want to launch programs that will provide the most value to our network of affiliates.
there are quite a few current CJ merchants who can't and don't convert,
Wanting is one thing. Doing is another.Comments are opinion unless otherwise noted. Remember, pillage first. Then burn. Half of all people in the world have IQs under 100. You best learn to trust ol' SSanf!
June 22nd, 2004, 08:10 AM #8
Thank you everyone's respons.
I just got their reply back, and basicly saying the same thing as Todd tole me, they want me to try small network first to see if it works for me before I spend a lot of money on them. which sounds reasonable, however I still don't agree about the name brand concept, bigger brands will do better.... it's kind of not fear for starting company.
Anyway, I will try to join those "small" network first to see if everything works.
I wish it works, and able to have them re-evaluate soon.
June 22nd, 2004, 08:35 AM #9
and Phil definately hang around ABW! And hi!Akiva Bergstrom | email@example.com | 718-871-8286
Affiliate Marketing Solutions by affSolutions - Creator of the Product Showcase Creator™
Managed Programs: EssentialApparel.com (Join) | SportsFanfare.com (Join)
Affiliates: Product Showcase Creator Directory | Merchants: License the Product Showcase Creator™!
June 22nd, 2004, 10:21 AM #10
If you aren't good enough for them now, they shouldn't be good enough for you later! ~Ssanf
In general, I heartily agree with this!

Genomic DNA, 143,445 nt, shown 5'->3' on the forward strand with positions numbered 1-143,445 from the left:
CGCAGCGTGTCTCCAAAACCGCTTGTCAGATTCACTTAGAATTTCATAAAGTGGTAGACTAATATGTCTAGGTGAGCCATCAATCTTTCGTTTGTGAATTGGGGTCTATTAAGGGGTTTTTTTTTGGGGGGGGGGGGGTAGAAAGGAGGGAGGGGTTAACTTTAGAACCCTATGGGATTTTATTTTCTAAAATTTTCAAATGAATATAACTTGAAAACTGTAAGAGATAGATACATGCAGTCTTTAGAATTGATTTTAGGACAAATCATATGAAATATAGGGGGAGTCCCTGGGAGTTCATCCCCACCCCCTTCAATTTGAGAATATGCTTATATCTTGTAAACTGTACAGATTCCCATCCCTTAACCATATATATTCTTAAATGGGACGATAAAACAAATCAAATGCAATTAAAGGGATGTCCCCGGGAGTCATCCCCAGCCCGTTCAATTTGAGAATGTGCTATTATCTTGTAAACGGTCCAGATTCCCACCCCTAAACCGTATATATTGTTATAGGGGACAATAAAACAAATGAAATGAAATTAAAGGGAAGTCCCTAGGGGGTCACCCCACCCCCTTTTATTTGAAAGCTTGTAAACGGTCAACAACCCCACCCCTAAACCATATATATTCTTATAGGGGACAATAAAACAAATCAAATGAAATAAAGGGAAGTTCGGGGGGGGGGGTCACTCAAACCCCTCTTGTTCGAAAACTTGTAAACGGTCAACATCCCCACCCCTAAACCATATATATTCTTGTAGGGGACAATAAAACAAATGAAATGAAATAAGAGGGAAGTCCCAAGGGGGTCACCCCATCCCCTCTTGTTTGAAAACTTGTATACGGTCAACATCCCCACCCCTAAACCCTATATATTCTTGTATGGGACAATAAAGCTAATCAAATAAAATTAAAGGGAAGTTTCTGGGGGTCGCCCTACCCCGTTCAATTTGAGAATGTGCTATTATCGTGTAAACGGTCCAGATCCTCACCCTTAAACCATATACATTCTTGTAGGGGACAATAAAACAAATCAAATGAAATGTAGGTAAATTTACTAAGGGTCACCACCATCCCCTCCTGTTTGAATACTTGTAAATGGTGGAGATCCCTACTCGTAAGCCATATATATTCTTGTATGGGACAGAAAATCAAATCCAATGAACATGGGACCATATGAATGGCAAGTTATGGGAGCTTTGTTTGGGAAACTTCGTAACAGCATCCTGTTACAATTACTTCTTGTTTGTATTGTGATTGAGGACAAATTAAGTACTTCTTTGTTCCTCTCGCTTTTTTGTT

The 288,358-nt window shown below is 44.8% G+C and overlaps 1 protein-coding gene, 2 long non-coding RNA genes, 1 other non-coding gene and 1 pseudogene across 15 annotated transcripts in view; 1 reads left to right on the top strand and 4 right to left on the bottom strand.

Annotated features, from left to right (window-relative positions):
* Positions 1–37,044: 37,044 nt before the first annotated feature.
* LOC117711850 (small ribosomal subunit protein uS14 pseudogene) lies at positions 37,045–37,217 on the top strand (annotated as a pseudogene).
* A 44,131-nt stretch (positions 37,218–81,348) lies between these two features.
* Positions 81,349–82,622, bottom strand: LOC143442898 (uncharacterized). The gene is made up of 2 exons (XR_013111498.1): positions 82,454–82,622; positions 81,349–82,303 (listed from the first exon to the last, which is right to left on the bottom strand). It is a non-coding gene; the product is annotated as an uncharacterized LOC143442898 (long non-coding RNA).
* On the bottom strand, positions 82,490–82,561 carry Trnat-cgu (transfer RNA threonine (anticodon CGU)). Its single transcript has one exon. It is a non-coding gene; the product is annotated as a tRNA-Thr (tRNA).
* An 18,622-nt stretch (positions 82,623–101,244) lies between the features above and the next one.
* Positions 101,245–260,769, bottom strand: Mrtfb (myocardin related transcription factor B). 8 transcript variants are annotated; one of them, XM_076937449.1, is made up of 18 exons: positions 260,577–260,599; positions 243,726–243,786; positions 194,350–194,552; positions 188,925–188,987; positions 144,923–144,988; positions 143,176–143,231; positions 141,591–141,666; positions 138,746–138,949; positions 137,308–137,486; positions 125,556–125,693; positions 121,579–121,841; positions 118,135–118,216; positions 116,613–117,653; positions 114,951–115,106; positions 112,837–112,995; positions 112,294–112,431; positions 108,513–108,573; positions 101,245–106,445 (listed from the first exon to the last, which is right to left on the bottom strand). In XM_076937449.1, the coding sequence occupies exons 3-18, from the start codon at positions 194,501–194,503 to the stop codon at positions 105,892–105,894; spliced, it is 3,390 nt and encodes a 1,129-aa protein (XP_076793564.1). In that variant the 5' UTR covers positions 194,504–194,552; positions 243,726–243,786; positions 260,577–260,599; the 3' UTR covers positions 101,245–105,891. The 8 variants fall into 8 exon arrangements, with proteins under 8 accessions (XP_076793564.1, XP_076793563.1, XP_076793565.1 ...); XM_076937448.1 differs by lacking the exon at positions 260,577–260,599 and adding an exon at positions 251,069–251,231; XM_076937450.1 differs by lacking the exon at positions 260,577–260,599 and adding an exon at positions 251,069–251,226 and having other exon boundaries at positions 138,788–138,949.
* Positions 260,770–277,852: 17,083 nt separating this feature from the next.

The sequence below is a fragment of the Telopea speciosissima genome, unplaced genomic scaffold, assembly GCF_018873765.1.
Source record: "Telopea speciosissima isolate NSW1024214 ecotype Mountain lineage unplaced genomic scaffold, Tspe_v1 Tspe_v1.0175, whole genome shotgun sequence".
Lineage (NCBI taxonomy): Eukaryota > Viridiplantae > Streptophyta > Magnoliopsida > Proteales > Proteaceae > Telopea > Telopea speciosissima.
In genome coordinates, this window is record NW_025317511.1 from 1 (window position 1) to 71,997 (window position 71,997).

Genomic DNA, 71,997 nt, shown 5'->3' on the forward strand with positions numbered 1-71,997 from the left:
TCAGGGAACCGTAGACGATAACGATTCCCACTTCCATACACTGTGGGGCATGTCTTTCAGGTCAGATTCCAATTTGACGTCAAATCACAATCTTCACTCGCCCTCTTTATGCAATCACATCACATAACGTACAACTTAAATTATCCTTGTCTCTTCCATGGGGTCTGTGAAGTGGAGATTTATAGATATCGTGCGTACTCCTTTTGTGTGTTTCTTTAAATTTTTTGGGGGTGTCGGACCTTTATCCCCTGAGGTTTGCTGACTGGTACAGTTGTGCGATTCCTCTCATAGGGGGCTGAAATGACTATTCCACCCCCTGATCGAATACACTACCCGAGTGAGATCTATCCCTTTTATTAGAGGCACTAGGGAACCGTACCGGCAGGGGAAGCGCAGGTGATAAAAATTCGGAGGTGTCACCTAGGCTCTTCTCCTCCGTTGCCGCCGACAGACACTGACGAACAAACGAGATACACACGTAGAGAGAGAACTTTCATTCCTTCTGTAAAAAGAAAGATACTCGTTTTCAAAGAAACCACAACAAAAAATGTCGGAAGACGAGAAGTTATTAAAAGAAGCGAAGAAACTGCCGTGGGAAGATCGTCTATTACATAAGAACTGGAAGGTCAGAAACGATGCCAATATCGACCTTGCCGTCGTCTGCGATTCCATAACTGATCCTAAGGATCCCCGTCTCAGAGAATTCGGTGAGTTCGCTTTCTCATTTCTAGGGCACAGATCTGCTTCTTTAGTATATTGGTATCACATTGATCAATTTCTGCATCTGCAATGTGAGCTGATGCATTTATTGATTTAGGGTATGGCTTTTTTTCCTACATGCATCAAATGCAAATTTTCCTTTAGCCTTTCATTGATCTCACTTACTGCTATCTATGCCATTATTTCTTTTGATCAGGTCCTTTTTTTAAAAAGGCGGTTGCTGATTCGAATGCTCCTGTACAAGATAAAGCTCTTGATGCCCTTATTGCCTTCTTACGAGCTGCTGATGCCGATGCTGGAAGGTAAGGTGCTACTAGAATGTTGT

I do think, though, that some of the points Todd brought up are good to consider for starting an aff. program.
your products or services (how great of a demand is there for them), your site layout (will customers find it appealing), your offer and finally how comeptetive is your business model (i.e. how many other programs like yours are there).
Notice I left off that part about brand. That's because I generally disagree with that part--I find that people are more likely to buy things online when they CAN'T just go to the corner store and get them. Often, that the successful program is the one that doesn't have *too* big of a brand even if it's not utterly obscure.
But the points that I did quote--competitiveness, professional appearance, etc., those are indeed big factors for a program's success.
Some programs just never will be "ready for the country." They have things that don't have wide appeal, or, on the other extreme, there's 10,000,000 sites already trying to sell the same thing.
And yes, site design is important for the merchant. Much more important than it is for affiliate sites!
At an affiliate site, a lot of people seem to give it more credibility if it does NOT look like it was made by some slick marketing organization. Those people seem to assume that Marketing companies will say just about anything in order to make a sale, so trust a recommending site more if it does NOT look like it's from Madison Avenue.
But things are a lot different for merchants. It's at the merchant site, that the customer decides whether to trust the place with their credit card number, whether they think the order will go through without screwups, and where they decide whether to believe whatever the affiliate has told them. So the merchant site has to have that shiny professional look, because for merchants that's associated with efficiency and competence instead of slick marketing.
So even though my first response is the same as Ssanf's (that I quoted), I do think those things Todd mentioned are very much worth considering. And actually, they're worth considering no matter which network a merchant goes with. At SAS the fees are small enough that a merchant may make money *in spite of* negatives, but that doesn't mean that the negatives shouldn't be eliminated when possible.There is no knowledge that is not power. ~Hemingway